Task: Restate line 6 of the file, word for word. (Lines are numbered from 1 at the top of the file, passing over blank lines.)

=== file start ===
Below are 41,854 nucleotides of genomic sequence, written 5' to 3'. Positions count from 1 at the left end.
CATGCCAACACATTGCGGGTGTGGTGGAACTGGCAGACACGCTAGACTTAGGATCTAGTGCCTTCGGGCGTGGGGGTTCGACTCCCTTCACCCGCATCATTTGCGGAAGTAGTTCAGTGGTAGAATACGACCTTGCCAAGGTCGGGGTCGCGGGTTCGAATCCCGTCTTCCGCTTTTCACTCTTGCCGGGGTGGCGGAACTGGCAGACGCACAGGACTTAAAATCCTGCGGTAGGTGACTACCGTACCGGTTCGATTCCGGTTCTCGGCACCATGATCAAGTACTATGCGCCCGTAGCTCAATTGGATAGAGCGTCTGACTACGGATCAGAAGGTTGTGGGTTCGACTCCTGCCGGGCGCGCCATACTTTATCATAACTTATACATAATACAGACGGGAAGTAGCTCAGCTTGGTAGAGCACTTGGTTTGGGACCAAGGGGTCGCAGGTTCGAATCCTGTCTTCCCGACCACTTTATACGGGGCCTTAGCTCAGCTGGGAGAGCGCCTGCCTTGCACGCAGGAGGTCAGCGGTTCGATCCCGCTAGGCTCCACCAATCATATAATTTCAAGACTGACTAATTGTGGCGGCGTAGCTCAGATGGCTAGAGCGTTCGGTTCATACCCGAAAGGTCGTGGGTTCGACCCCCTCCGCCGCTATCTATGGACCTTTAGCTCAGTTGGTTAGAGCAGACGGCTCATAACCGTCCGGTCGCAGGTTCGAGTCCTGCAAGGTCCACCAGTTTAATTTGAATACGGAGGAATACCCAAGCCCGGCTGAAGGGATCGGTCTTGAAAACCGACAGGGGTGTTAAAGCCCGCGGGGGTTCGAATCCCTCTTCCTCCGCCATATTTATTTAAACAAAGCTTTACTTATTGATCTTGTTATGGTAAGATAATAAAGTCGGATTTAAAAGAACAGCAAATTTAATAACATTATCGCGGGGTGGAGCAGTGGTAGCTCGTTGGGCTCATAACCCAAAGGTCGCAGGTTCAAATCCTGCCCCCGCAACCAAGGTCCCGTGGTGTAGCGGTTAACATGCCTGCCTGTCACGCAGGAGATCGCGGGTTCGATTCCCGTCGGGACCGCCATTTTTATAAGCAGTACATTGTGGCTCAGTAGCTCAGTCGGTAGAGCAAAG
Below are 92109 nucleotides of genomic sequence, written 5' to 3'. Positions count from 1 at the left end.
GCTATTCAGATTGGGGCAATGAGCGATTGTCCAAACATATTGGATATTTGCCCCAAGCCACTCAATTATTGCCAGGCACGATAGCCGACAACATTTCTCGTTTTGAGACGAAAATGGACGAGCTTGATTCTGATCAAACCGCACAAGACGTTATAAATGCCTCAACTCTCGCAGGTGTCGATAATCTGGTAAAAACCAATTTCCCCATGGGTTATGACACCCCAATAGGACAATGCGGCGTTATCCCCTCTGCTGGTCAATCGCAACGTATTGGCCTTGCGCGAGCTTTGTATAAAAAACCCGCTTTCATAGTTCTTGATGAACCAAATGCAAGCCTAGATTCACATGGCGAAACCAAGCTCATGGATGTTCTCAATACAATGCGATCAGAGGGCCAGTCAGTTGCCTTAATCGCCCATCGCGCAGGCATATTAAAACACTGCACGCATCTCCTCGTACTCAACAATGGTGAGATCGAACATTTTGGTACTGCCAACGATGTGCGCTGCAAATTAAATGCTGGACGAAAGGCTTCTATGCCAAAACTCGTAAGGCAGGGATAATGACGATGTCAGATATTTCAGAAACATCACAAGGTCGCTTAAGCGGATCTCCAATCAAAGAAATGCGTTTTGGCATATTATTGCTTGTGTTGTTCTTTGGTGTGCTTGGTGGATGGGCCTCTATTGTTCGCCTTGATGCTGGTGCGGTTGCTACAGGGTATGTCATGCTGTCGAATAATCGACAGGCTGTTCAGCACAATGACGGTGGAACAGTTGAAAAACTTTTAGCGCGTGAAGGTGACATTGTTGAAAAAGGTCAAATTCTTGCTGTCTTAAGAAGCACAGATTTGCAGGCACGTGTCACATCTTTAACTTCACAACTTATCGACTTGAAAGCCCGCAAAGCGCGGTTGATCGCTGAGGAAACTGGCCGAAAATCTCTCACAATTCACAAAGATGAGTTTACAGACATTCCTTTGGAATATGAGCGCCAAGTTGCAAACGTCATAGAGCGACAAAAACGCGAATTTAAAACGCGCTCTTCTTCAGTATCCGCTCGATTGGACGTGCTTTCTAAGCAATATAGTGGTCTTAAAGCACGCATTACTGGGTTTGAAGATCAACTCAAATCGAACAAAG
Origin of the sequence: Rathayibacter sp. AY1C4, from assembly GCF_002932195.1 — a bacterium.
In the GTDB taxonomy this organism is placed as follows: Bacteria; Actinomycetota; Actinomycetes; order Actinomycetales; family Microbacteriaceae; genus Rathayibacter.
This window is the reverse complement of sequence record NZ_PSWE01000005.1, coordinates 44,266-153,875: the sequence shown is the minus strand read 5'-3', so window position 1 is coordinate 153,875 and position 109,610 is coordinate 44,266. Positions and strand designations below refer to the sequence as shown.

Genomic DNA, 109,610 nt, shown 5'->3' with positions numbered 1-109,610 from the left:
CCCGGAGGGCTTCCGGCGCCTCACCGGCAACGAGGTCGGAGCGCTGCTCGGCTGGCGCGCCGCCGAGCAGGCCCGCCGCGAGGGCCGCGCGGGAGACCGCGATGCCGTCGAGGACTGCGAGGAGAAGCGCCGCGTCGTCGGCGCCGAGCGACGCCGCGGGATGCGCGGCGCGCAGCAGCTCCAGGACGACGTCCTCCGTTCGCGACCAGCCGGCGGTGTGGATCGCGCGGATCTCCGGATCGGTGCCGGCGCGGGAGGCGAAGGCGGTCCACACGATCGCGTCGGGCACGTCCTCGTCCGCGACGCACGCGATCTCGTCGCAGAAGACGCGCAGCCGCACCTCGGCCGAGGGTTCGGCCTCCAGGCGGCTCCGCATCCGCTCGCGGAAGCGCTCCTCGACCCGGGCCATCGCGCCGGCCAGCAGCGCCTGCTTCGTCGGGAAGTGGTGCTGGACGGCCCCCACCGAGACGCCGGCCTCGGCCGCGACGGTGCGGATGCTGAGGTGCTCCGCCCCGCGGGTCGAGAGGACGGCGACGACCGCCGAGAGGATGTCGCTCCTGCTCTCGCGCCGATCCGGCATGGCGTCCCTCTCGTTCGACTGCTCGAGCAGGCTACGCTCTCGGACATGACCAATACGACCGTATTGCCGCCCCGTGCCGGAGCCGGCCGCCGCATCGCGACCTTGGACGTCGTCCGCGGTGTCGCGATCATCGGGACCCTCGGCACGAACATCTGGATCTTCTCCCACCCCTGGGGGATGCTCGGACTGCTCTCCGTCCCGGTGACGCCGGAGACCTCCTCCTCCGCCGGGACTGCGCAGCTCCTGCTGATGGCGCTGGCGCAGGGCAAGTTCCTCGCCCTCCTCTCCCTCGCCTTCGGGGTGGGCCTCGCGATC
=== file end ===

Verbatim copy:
In the GTDB taxonomy this organism is placed as follows: Bacteria; Actinomycetota; Actinomycetes; order Actinomycetales; family Microbacteriaceae; genus Rathayibacter.